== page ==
Does smoking affect the teeth, gums or mouth?
Yes. Most people are becoming aware that smoking poses a problem to general health. It contributes to heart disease, stroke, and to a third of all cancer deaths, to name just a few conditions. In 1992 it was estimated that almost five thousand deaths in Victoria resulted from smoking.
What is less well known is the effect it has in the mouth.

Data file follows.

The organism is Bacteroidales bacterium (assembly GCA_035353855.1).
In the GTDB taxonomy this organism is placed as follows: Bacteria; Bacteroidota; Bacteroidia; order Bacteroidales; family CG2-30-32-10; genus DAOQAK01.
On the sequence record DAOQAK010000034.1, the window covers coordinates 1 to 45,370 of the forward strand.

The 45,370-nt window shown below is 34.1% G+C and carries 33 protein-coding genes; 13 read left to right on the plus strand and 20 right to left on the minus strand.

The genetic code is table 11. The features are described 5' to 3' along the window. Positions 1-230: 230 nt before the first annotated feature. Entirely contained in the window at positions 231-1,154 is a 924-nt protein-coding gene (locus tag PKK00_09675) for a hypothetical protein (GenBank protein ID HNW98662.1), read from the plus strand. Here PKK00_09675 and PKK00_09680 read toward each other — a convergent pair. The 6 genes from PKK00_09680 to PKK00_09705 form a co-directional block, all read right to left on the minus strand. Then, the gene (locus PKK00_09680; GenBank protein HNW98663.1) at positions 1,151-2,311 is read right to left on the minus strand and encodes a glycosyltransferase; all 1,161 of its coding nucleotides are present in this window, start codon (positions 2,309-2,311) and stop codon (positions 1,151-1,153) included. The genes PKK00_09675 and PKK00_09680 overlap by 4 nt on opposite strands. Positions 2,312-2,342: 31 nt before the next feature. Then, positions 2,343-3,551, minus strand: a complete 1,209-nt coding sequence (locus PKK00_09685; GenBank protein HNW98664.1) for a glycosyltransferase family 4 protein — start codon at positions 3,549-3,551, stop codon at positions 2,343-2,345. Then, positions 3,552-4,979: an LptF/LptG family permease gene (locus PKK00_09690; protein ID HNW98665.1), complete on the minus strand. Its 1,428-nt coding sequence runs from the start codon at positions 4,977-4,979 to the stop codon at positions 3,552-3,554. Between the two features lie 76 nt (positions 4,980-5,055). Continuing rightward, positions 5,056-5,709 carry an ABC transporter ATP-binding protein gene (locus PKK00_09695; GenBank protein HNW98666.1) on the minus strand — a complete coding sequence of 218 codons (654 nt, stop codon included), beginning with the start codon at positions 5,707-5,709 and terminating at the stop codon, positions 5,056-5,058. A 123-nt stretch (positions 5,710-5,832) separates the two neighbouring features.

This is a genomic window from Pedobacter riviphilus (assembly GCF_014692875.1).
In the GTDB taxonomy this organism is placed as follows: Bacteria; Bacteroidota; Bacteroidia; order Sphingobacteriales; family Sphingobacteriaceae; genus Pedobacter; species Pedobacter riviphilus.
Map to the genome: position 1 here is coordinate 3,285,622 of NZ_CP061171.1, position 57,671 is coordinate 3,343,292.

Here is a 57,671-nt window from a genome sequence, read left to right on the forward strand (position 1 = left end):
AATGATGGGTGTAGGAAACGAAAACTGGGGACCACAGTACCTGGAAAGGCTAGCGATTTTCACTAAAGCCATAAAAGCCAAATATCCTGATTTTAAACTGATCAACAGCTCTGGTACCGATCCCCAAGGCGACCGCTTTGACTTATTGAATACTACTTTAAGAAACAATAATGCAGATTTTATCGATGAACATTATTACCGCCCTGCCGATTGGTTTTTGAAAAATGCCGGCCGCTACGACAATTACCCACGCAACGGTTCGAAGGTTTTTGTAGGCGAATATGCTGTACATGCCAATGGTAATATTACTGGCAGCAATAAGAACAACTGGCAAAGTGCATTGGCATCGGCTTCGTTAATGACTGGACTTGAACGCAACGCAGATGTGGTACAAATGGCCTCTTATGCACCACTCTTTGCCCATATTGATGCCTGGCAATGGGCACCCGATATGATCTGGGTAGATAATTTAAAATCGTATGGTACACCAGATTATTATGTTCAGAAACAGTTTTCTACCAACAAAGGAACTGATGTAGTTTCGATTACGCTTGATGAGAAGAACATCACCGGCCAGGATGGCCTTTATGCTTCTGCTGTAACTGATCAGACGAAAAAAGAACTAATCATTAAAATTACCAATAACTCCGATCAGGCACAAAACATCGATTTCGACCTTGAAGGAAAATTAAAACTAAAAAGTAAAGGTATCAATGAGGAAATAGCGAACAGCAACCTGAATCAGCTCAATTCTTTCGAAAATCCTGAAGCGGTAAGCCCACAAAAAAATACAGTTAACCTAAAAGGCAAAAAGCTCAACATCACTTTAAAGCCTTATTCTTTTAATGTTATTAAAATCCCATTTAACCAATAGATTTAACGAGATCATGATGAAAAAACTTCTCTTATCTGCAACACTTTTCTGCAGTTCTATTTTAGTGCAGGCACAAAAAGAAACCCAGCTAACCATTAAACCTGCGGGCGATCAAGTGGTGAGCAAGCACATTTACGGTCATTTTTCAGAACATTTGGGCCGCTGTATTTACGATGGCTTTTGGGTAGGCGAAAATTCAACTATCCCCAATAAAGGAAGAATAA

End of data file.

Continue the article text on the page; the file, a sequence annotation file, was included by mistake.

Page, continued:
The main damage is to the gums and mucosa, or lining of the mouth. Smokers develop more oral cancers than non-smokers (about five times more) and invariably suffer some degree of gum or, periodontal disease.
Other than staining, smoking does not affect the teeth. However, it also has a profound effect on the saliva, promoting the formation of the thicker ‘mucous’ form of saliva at the expense of the thinner watery ‘serous’ saliva.. There is a reduction in the acid-buffering capacity of their saliva.
This effect of nicotine explains why some heavy smokers get decay even if they are brushing well.